Ultimately though, the main cause of the disaster was human error. Firstly, there was no protocol in place, at the time, for ships to declare their dangerous cargo, so nobody in the harbour was aware of the incoming danger. Nor was there a protocol in place to allow such ships to travel alone through the narrows of the harbour to minimize collisions (Kernaghan & Foot, 2011). In reality, these protocols should have been in place but with the amount of traffic entering and exiting the harbour, it was considered an unrealistic expectation at the time. Furthermore, according to Kernaghan and Foot (2011), the Imo found itself in an awkward position in the narrows due to earlier maneuvers by otherships in the passage – indicating human error on their part as well. The pilot of the Mont Blanc, who survived the blast due to abandoning the ship, later claimed the pilot of the Imowas to blame for the collision, not only for his location in the harbour at the time (where the Mont Blanc should have had the right-of-way) but also for the ship’s excessive speed at the time (ibid). Add to this, the various forms of miscommunications between the two ships, and the disaster was inevitable (NASA, 2013).

The human-made disaster of 1917 in Halifax has not been forgotten – nor will it ever be. Besides numerous museums with exhibitions on the disaster, annual ceremonies, and numerous books written about the disaster, there are daily reminders of the tragedy in the city itself. One example is the time showing on the town hall’s clock tower – stopped forever at 9:05 am, the exact moment disaster struck over 100 years ago. Other reminders include the pieces of metal from the ship that are still being dug up in gardens in and around the Halifax harbour. Yet others include the finding of numerous shrapnel in the felling of older trees. The remains of this great human-made disaster are everywhere, reminding people to be more careful in the future. The question is, will we listen?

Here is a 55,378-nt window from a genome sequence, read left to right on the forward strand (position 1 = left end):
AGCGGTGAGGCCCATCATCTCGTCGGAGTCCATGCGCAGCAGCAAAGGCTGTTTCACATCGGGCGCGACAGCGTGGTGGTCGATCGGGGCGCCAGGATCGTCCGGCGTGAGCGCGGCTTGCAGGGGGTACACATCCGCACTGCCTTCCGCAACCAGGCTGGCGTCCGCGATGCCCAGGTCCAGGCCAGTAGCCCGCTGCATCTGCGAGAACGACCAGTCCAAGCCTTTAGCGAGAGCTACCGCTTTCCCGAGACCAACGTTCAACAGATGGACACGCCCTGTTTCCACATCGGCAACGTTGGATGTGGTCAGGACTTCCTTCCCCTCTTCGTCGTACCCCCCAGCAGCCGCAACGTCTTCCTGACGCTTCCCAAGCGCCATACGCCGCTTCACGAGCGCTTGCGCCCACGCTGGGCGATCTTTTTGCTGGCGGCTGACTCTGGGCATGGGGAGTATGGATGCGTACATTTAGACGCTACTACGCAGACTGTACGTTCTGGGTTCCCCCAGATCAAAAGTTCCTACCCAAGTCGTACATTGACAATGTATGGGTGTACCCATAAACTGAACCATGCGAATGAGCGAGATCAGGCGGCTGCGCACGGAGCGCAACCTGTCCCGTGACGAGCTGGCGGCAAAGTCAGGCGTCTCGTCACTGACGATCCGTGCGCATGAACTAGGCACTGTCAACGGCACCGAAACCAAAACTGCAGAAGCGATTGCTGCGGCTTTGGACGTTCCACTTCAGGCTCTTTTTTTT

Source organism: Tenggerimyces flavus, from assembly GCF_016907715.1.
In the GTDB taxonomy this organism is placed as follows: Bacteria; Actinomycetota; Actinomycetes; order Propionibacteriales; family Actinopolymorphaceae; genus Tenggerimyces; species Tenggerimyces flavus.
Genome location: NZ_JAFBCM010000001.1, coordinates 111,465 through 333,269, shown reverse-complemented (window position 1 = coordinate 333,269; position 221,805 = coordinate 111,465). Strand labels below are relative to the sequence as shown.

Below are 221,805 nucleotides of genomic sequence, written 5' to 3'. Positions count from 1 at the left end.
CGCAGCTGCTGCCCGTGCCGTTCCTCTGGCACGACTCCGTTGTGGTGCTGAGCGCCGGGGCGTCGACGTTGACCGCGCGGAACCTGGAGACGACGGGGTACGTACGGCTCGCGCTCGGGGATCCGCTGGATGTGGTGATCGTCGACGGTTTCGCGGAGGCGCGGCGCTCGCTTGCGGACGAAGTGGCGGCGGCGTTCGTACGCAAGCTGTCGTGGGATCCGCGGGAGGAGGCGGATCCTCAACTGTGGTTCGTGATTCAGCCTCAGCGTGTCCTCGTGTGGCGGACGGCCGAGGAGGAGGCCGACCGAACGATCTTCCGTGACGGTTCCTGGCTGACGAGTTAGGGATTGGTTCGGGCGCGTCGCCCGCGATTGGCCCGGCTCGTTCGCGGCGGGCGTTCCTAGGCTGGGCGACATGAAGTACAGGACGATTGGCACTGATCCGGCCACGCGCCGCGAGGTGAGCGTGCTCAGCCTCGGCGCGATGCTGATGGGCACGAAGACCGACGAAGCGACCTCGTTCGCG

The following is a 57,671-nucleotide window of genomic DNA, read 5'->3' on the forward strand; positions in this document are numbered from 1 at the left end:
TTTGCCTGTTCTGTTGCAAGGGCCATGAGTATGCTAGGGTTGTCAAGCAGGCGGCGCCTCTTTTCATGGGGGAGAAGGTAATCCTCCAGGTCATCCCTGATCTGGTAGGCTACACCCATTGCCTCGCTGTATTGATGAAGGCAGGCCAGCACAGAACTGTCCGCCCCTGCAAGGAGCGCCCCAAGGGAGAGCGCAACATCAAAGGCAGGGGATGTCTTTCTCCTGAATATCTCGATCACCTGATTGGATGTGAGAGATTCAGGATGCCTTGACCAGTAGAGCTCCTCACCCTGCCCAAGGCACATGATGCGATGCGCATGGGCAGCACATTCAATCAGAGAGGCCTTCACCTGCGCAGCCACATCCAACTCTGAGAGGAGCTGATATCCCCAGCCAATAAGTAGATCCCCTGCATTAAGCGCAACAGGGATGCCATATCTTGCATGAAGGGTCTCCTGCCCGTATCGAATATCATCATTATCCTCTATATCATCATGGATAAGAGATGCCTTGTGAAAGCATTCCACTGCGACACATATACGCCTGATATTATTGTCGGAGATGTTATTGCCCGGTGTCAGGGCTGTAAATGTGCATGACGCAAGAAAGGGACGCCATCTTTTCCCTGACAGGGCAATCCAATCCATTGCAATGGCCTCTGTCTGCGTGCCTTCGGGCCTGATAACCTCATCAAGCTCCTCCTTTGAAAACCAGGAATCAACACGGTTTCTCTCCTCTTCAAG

Cuthbertson,K. (2017). The Halifax explosion: Canada’s worst disaster. Retrieved March 27, 2020 from https://www.canadashistory.ca/explore/books/the-halifax-explosion-canada-s-worst-disaster

Encyclopaedia Britannica. (2020). Halifax explosion. Retrieved March 27, 2020 from https://www.britannica.com/event/Halifax-explosion

History. (2019). The great Halifax explosion. Retrieved March 27, 2020 from https://www.history.com/this-day-in-history/the-great-halifax-explosion

Kernaghan, L., & Foot, R. (2011). Halifax explosion. Retrieved March 25, 2020 from https://www.thecanadianencyclopedia.ca/en/article/halifax-explosion

Maritime Museum of the Atlantic. (2020). Explosion in the Narrows: The 1917 Halifax Harbour explosion. Retrieved March 27, 2020 from https://maritimemuseum.novascotia.ca/what-see-do/halifax-explosion

NASA. (2013). Kiloton killer: The collision of the SS Mont-Blanc and the Halifax explosion. Retrieved March 27, 2020 from https://sma.nasa.gov/docs/default-source/safety-messages/safetymessage-2013-01-07-ssmontblancandhalifaxexplosion.pdf?sfvrsn=d4ae1ef8_6


Comprehension Questions

Vocabulary Exercises

Academic Writing Exercises

Contextual Grammar Exercises






Icon for the Creative Commons Attribution-NonCommercial-ShareAlike 4.0 International License

Real Academic Essays: STEM Copyright © by Hilda Freimuth is licensed under a Creative Commons Attribution-NonCommercial-ShareAlike 4.0 International License, except where otherwise noted.

Share This Book